Copy Of Insight Intermediate Unit 7 Reading And Writing

6 Questions | Total Attempts: 291

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Reading Quizzes & Trivia

Questions and Answers
  • 1. 
     Read the text. Circle the correct answers (a–d).The old ospreyThe Scottish Wildlife Trust recently announced that a beautiful and unique bird had returned to a nesting site in one of its wildlife reserves in northern Scotland. The bird’s name is Lady and it’s an osprey, which is a type of fishing eagle. Ospreys were hunted to the edge of extinction in Scotland in the early twentieth century, but nowadays, thanks to an enormous conservation programme, there are approximately 200 breeding pairs in the country. Lady is unique, however, because she is over twenty-five years old, which makes her the oldest osprey in Britain. The Trust expressed its surprise that Lady had survived the winter. During the previous breeding season, she had seemed old and ill and they hadn’t expected her to have the strength to complete the long 10,000 km migration to West Africa and back which all ospreys undertake each year.Like all hunting birds, ospreys have excellent eyesight. Incredibly, they are able to focus in two directions at the same time, which means that they can see both what’s in front of them (with one eye), and what’s to the side (with the other). Their vision is so sharp that they can see things four times more clearly than a human can. In fact, they can identify a fish just below the surface of the water which is invisible to our eyes. Some eagles can scan an area of 500 m2 from a height of 300 m, and spot the movement of a small rabbit.Osprey expert Roberta Hart told reporters that Lady’s survival was a sure sign that the osprey conservation programme was going well. Indeed, Roberta said that Lady herself had made a significant contribution to its success by laying fifty-eight eggs and rearing forty-eight chicks to adulthood. She agreed, however, that it remained to be seen whether Scotland’s oldest osprey would be able to add to her remarkable record of successful breeding. At her great age, Lady may not be fertile enough to lay more eggs, and even if she is, there is as yet no sign of the whereabouts of the male osprey who has been Lady’s regular partner during the last few breeding seasons. The trust has asked local bird spotters to watch out for the male’s return. However, they are concerned that he may have died during the dangerous and demanding flight north from West Africa.The Wildlife Trust is rightly proud of having protected ospreys in the wild, and it hasn’t always been easy. They have faced opposition from local fishermen and have had to watch nests around the clock at times in order to ensure that vandals and egg thieves don’t disturb the birds. To celebrate their success, they have published a book about Lady’s life story which you can purchase on their website. It’s a beautiful story about a wonderful bird.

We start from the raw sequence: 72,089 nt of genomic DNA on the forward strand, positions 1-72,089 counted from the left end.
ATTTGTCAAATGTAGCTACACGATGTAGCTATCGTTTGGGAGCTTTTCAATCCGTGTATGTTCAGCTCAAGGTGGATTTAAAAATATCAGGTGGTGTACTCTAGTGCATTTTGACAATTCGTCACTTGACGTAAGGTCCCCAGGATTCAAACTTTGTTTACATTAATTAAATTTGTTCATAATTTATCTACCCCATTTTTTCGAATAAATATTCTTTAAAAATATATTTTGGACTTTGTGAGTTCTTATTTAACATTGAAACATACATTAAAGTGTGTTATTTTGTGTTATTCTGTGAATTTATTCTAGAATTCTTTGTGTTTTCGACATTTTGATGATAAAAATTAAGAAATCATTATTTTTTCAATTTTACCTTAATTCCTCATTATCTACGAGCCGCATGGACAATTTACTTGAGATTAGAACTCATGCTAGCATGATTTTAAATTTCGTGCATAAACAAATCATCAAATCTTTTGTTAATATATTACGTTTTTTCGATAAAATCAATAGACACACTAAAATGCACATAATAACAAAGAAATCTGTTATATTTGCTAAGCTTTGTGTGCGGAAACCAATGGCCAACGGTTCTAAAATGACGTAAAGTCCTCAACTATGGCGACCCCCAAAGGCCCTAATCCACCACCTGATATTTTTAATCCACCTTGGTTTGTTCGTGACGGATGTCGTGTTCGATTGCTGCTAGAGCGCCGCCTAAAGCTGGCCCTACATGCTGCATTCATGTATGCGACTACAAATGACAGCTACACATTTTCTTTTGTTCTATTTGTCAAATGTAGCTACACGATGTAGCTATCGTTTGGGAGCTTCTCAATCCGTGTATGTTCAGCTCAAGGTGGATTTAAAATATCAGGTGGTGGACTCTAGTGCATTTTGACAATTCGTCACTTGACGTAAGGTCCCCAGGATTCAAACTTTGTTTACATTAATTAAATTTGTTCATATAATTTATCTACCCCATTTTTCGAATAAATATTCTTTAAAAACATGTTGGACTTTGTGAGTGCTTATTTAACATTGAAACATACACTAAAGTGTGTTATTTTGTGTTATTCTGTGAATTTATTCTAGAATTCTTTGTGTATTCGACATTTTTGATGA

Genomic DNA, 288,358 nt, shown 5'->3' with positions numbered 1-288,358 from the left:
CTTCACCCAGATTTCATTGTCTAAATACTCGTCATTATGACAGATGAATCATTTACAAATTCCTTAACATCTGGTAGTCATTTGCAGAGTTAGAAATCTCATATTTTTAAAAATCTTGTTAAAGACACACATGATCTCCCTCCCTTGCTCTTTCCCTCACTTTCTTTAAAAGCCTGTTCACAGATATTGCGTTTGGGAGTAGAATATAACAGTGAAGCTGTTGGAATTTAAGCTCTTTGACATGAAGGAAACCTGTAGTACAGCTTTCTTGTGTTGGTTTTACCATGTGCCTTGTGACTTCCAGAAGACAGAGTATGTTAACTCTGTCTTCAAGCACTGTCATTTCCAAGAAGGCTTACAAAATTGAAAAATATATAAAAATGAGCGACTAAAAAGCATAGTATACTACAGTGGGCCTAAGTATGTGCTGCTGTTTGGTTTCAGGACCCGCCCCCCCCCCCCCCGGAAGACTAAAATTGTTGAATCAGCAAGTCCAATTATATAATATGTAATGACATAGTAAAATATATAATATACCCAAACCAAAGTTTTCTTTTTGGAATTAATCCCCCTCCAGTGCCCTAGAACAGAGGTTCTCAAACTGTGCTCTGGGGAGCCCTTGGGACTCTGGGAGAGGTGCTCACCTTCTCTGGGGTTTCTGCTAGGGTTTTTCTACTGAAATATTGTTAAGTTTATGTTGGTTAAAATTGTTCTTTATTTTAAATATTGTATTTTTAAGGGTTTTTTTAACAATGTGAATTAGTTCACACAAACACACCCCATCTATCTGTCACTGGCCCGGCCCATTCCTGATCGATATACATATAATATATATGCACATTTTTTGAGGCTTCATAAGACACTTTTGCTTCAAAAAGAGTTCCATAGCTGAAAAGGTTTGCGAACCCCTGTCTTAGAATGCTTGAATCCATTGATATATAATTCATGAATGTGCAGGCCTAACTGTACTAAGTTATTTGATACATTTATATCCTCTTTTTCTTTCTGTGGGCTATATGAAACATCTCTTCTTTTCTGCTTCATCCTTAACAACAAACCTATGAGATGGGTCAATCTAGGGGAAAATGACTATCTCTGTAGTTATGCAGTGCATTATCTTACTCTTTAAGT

• 2. 
    What does the opening paragraph say about ospreys in Scotland?
    • A. 

      A Ospreys have recently been moved to a new reserve in the north.

    • B. 

      B There were a lot more Scottish ospreys 100 years ago.

    • C. 

      C Ospreys used to be very endangered before action was taken.

    • D. 

      D A conservation programme has just been started to save them.

  • 3. 
    What has the trust found surprising about the osprey called Lady? 
    • A. 

      A She’s older than all the other Scottish ospreys.

    • B. 

      B She didn’t die during last winter.

    • C. 

      C She migrated to Africa, which is unusual for ospreys.

    • D. 

      D She remained in Scotland in winter.

  • 4. 
     Which of the following is not true about ospreys?
    • A. 

      A They can focus on small objects from great distances.

    • B. 

      B Their eyesight is better than most other hunting birds.

    • C. 

      C Their eyes are a lot sharper than ours.

    • D. 

      D They can look at two different things at the same time.

  • 5. 
    What did Roberta say about Lady?
    • A. 

      A She has had the same male breeding partner all her life.

    • B. 

      B She will probably continue to breed successfully this year.

    • C. 

      C She has raised almost fifty young birds in her lifetime.

    • D. 

      D She has brought up more offspring than any other bird.

  • 6. 
     Why has the Wildlife Trust had to work hard to conserve ospreys?
    • A. 

      A Local fishermen have been responsible for killing ospreys.

    • B. 

      B They have faced a lot of opposition from residents in the community.

    • C. 

      C Too many people have come to the area since a book was published.

    • D. 

      D Some people have frightened the birds or taken their eggs.

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